“DMZ” #12 will be drawn and written by Wood, which he hopes to do once a year. “This is the Matty’s personal guide,” Wood said, “his journal, his notebook, his first year in the city. Should be pretty cool.”

For “100 Bullets,” Brian Azzarello said, “I should apologize to everybody who’s been a long time fan of this book for this next story arc. I’m sorry. It’s necessary.” Tony Moore was enthusiastic about his work on “Exterminators,” saying, “I get to draw all kinds of great disgusting horrible things. My challenge is to have my editor say, ‘I don’t think we’ll be able to get away with that.'”

Fan questions came in at a pace that was far from brisk. When asked how Jack of Fables got his own series, a panelist responded, “How did the Jeffersons get their own show?” When someone wondered what was next for Swamp Thing, Dennis said simply, “Cancellation.” Wayne tried to clean it up by saying that until they got a pitch that worked for them, the character would probably remain dormant.

“That means my ‘Swamp Thing’ proposal didn’t quite … ” Gross began.

“I thought Shelley had already told you,” Wayne returned without missing a beat.

Given that so many stories were socially conscious based in Asia and the Middle East, Dennis pshawed the idea that it was all a plan. “I’m not running a cabal” he said. “It’s what we’re all sort of obsessed with at the moment. Right?” He turned to the assembled creators, who said nothing. “These monkeys don’t know what we’re doing. Shelly tells us to do it. Seriously, it’s just sort of the way things work out. A lot of us feel frustrated by what’s going on, and we’re telling different stories. It’s a very different world than it was five years ago.”

“it’s a lot easier to tell stories about stuff you care about” Gross chimed in.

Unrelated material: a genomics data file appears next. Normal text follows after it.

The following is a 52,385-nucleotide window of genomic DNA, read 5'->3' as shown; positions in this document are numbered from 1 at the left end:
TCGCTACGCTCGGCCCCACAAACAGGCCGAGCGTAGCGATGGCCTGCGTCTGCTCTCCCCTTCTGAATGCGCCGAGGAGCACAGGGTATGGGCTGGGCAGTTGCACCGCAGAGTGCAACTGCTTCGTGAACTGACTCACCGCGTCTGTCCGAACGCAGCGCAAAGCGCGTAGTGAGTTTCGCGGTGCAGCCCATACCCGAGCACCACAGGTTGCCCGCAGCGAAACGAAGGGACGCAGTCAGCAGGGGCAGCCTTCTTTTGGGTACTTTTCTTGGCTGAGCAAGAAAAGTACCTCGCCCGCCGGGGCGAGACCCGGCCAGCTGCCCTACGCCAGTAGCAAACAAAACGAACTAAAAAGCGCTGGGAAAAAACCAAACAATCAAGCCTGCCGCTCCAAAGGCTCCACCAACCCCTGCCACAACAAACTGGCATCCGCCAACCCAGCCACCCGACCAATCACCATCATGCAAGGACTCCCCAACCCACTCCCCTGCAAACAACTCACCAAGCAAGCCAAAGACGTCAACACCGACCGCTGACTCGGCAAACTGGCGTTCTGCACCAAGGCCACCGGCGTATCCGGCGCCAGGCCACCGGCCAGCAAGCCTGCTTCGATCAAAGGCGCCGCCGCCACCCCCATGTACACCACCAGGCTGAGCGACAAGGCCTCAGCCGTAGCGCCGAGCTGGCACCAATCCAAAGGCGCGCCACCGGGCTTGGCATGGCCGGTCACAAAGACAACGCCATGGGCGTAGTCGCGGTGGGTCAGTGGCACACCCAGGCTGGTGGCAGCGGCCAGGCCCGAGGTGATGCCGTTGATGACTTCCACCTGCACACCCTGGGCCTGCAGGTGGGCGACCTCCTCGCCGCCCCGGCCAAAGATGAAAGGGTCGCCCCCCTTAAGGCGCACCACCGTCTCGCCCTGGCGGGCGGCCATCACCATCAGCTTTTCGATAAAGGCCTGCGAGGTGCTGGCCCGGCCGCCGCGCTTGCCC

Brian Wood was asked if he could show a scene in “DMZ” where the New York Yankees were blown up. Wood admitted the appeal, since he is a Red Sox fan. Dennis muttered, “I’m glad he waited until after he signed the exclusive to tell me he’s a Red Sox fan.”

Brian Azzarello provided some compelling answers. When asked who he’d kill if he got a gun and a briefcase of 100 untraceable bullets, he said simply, “She knows who she is.” He also jumped in when Brian Wood said he had no definitive end planned for “DMZ.” “Don’t throw a number out there,” Azzarello warned, “’cause they’ll hold you to it!”

Another audience member asked Brian Azzarello about the “100 Bullets” game. “Acclaim went under,” Azzarello said. “Not because of ‘100 Bullets'”

“Because of ‘Red Star?'” Dennis offered.

“I think they’re doing something in Japan,” Azzarello continued. “They don’t tell me … just leave the money on the dresser.”

In that same vein, someone asked the memorable “how can I break in?” question, whether new people approach him or if he hunts down talent, and Dennis replied, “There’s people that I wanna track down, people outside of comics, but a lot of people come to me. However, it’s rare that someone starts out at Vertigo, that’s like starting in the NBA.”

“Well, I did it,” Aaron replied, getting some laughs “but I sent lots of free porn to Will.”

Dennis responded, “… and my email address is S-H-E-L-L-Y …”

Wayne simply sighed and shook his head. At one earlier point, thirty five minutes in, he asked, “is it time for us to stop yet?” It was that kind of panel.